24th February 2006
An attempted coup against the government of Gloria M Arroyo last week is but one indication of the massive political and civil discontent currently wracking the Philippines.
Even the recent Leyte mudslide disaster is being attributed by well-respected NGOs to the rapacious exploitation of natural resources encouraged under "GMA" - as the president is widely known.
Mounting threats against activists in the Cordillera Peoples Alliance, and other nonviolent NGOs, are seen as the result of an overall military crackdown.
In Negros Occidental, various movements are now gearing up for an anti-mining campaign, similar to others announced nationally over the past few months.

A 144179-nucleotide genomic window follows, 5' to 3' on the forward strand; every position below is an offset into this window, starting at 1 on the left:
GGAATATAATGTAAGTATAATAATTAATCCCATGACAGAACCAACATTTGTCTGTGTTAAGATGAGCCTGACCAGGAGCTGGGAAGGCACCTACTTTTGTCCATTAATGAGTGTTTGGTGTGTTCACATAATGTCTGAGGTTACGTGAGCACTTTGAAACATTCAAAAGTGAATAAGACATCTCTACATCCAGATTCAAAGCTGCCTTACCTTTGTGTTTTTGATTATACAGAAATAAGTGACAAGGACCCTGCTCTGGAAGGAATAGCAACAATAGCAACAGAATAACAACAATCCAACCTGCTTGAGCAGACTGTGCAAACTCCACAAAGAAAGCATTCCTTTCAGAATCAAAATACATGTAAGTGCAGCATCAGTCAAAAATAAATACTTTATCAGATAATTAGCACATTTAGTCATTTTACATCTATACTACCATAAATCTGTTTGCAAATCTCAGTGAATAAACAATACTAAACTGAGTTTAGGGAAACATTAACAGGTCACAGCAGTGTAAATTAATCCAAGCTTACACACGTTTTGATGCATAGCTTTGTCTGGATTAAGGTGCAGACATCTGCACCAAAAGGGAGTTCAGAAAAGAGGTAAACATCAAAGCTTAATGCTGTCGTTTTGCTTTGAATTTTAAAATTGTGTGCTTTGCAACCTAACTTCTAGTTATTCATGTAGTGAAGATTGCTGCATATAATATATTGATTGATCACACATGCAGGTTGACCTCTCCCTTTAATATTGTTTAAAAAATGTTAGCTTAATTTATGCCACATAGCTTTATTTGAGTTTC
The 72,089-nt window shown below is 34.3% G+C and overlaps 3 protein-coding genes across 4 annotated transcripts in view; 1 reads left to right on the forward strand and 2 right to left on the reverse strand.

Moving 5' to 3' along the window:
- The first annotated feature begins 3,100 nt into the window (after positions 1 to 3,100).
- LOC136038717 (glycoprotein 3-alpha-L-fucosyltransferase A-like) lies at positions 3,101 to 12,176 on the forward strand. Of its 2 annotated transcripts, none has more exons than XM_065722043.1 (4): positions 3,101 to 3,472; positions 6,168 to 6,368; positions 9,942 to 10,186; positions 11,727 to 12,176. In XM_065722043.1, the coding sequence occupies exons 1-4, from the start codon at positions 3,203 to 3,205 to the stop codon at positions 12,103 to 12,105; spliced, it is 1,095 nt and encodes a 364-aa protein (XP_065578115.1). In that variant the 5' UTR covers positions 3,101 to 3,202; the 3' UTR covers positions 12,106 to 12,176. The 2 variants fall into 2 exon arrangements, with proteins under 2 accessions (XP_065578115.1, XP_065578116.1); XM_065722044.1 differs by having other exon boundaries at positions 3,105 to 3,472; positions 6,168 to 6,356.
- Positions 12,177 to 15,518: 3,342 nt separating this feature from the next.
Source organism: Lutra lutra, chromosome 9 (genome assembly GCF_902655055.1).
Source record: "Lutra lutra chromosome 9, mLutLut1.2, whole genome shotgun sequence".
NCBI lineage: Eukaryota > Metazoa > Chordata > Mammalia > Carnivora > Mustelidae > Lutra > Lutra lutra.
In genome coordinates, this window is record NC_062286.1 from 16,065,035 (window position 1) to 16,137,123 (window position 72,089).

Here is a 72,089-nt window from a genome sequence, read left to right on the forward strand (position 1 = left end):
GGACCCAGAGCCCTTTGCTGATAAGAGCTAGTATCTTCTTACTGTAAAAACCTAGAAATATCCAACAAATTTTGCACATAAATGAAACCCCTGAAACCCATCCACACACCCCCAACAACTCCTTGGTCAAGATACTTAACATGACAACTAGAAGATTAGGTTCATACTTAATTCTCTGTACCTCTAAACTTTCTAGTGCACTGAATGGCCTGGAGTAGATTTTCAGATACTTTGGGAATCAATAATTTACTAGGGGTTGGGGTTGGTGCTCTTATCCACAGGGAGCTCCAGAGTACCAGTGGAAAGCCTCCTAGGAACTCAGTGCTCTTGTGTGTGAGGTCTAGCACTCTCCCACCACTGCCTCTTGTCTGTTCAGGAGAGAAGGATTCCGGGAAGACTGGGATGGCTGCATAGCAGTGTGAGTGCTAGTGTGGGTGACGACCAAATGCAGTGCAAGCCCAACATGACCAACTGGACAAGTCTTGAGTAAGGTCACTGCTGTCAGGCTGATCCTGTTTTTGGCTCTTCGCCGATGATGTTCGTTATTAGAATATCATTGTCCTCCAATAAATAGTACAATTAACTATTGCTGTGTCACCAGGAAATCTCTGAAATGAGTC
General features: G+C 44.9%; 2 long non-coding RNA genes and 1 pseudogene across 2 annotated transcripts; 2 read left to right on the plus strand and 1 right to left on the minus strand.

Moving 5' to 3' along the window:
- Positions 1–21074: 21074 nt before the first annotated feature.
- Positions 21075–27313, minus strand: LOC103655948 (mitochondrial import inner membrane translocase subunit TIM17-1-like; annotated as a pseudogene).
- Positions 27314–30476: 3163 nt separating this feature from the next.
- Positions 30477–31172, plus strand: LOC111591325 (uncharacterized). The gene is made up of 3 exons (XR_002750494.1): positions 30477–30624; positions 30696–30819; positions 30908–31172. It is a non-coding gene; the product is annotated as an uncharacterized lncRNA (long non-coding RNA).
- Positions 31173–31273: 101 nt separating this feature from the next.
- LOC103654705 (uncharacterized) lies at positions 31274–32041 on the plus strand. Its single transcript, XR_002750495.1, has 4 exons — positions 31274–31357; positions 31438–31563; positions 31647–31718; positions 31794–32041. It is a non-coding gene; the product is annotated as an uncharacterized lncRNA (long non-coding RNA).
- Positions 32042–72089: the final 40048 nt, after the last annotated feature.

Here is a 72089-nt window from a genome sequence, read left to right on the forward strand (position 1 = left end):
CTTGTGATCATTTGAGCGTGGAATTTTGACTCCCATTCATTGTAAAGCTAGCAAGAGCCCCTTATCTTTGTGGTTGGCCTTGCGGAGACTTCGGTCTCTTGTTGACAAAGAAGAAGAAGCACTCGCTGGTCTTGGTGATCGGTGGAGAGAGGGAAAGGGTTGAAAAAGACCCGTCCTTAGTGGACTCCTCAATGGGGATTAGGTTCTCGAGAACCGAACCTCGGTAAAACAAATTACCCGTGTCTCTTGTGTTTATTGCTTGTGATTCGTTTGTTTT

The Mines and Communities editorial board welcomes Kalikasan-PNE as a new member. We also publish a statement from last December's "International Mining Caucus and the WTO", held in Hong Kong under the auspices of Kalikasan-PNE and fellow MAC editorial member JATAM, from Indonesia.
LANDSLIDE VICTIMS REAP WORST IMPACTS OF GMA'S POLICY OF PLUNDER AND DESTRUCTION
Joint Statement by Kalikasan-PNE and nine others
22nd February 2005
A barangay was completely buried in mud. Almost a hundred people were confirmed dead and more than a thousand remain missing. Who is to blame? Who is responsible?
Experts declare that St Bernard is a landslide-prone area. The town's geological and physical characteristics -- steep and denuded mountain slope, loose volcanic bedrock, proximity to an earthquake fault, and pathway of tropical storms and monsoons-- were noted to have been the main causes for the massive landslide. Almost the same reasons were given for previous disasters such as the landslides in Panaoan Island and Aurora-North Quezon in 2003 and 2004, respectively.